The linkage argument is best illustrated by the electronics “food chain” theory, in which upstream and downstream industries’ competitive fortunes are interlinked in a complex ecological system that makes each dependent on the health of the others.  As witnessed during the COVID-19 pandemic and resultant chip shortages, damage to the chip sector caused the German automotive industry to suffer losses, culminating with then-German Minister of Economic Affairs and Energy Peter Altmaier writing to his Taiwanese counterpart Wang Mei-hua to encourage TSMC to ramp up production. When there was a shortage in the component level of advanced (e.g., smaller than 10 nanometer) chips from TSMC, this also posed a serious risk to other high-tech sectors, as these products are crucial inputs in smartphones, computers, and military and space equipment.
Many industries employing semiconductors are considered integral to national security, and are typically deeply connected to national defense. Given these considerations, such industries are often subject to considerable government oversight and intervention. Furthermore, since it can cost more than USD $20 billion to build a new chipmaking plant, the list of leading-edge firms capable of manufacturing at scale has essentially been reduced to three: TSMC, Intel, and Samsung. This short list makes each company that much more important.
Image: Local Tainan City officials at the inaugural ceremony for opening the “ITRI Compound Semiconductor Southern Development Base”—one of the links in the “Southern Semiconductor S Corridor” that will expand semiconductor production in southwestern Taiwan. (Image source: Tainan City Government)
“Chip Wars” and the Enduring Importance of Taiwan
Given the importance of the sector, it is not surprising that the semiconductor industry has been characterized by repeated US Government interventions: first during the chip war with Japan in the 1980s, and now with China in the 2020s. The 1980s was characterized by greater integration of the commercial and defense sectors, and the globalization of an increasingly commercial defense industrial base. At the same time, the Japanese semiconductor industry emerged as a major force in the world market. By 1985, Japan’s share of the global market for Dynamic Random Access Memory (DRAM) chips had surpassed the United States, with Washington accusing Tokyo of dumping chips in an effort to cripple the US industry. The trade friction was exacerbated by comments from an ultranationalist member of the Japanese Diet, Shintaro Ishihara, who threatened to cut off semiconductor supplies to the United States and sell them to the Soviet Union instead. Eventually, amid rising concerns about defense dependence on foreign—especially Japanese—sources of supply, US policymakers established SEMATECH in 1987—a joint government-industry consortium intended to revitalize the US domestic semiconductor manufacturing industry.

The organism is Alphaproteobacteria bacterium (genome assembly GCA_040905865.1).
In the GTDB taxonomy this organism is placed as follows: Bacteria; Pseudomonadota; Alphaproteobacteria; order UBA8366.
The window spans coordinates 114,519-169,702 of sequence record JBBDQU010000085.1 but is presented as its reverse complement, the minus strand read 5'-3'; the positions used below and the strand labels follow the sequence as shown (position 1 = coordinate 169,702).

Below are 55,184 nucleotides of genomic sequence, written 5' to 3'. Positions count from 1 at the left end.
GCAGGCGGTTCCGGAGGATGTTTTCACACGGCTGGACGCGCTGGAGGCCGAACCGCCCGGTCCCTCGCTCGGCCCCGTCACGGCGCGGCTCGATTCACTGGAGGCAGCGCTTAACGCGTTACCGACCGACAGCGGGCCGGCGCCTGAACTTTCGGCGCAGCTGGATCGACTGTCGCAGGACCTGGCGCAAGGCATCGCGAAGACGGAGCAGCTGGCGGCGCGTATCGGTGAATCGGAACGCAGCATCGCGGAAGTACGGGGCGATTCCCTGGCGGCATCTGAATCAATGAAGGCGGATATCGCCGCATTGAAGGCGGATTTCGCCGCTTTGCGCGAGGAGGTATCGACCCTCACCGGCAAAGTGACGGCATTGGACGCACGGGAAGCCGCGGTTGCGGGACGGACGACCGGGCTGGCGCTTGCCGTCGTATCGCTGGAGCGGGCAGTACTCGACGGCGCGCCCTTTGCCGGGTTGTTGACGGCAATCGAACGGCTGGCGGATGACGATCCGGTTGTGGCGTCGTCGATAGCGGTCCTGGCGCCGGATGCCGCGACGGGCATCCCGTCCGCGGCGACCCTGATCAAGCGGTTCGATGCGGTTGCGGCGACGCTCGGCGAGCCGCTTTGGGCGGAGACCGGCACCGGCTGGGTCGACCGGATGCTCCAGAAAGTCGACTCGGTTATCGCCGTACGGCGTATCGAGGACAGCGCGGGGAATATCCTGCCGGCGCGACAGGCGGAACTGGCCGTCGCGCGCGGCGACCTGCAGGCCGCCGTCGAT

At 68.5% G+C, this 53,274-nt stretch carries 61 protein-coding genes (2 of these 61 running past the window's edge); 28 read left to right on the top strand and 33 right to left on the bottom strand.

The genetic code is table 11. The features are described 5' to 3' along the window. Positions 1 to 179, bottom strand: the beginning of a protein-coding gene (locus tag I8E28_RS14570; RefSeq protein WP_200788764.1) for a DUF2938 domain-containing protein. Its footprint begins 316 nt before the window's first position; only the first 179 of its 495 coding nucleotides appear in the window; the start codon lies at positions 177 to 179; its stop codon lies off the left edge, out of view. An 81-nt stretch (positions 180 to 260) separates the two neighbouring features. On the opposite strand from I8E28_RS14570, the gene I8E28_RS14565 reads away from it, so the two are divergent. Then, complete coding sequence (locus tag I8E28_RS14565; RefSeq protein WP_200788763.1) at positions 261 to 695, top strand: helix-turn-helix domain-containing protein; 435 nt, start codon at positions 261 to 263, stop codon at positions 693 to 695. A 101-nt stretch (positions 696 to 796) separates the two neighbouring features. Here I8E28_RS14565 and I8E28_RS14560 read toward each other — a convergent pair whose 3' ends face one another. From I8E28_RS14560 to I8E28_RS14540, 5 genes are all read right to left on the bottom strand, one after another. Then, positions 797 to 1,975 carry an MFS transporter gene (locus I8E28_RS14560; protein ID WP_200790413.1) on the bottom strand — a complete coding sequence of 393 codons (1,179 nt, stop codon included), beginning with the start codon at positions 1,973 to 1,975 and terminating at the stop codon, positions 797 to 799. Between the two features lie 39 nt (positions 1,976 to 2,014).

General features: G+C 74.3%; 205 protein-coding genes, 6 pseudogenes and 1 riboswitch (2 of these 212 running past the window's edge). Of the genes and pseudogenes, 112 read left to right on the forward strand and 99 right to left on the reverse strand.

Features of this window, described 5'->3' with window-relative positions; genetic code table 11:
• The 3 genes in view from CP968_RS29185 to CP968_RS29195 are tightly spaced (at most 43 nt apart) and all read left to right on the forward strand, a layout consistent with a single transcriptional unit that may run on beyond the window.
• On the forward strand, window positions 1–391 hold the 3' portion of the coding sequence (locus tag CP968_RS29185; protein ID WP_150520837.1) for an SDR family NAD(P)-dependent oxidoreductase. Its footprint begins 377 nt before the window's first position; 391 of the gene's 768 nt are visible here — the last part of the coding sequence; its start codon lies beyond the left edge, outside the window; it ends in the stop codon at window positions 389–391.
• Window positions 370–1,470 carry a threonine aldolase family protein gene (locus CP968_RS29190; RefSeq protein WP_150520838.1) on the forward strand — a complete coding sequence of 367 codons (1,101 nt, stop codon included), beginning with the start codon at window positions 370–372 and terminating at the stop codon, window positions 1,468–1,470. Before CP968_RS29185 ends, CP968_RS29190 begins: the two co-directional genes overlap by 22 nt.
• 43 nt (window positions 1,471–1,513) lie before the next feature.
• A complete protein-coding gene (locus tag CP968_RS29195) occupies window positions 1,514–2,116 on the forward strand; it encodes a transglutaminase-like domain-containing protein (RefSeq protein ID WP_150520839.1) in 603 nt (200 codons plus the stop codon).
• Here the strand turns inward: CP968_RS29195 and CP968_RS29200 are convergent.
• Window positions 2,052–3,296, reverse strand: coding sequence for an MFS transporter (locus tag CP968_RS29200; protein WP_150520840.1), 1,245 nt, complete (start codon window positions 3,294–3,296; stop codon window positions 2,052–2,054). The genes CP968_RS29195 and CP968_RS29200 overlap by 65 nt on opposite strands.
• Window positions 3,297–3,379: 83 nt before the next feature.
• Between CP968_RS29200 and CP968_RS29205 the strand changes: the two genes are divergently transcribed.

Now history is being repeated in the ongoing US-China “chip war.” The United States has spearheaded the establishment of the “Chip 4” alliance—with partners Taiwan, South Korea, and Japan—in order to ensure a resilient semiconductor supply chain. The American Institute in Taiwan (AIT) hosted the first virtual meeting of the group on September 28, 2022. Notably, Taiwan’s TSMC plays a key role in this alliance, given its near-monopolistic 92 percent of market share for advanced semiconductors. Given the US Department of Defense’s growing need for a secure and reliable chip supply, reshoring semiconductor manufacturing capability is at the top of the US agenda. The new TSMC chipmaking facility in Arizona is one example of these efforts.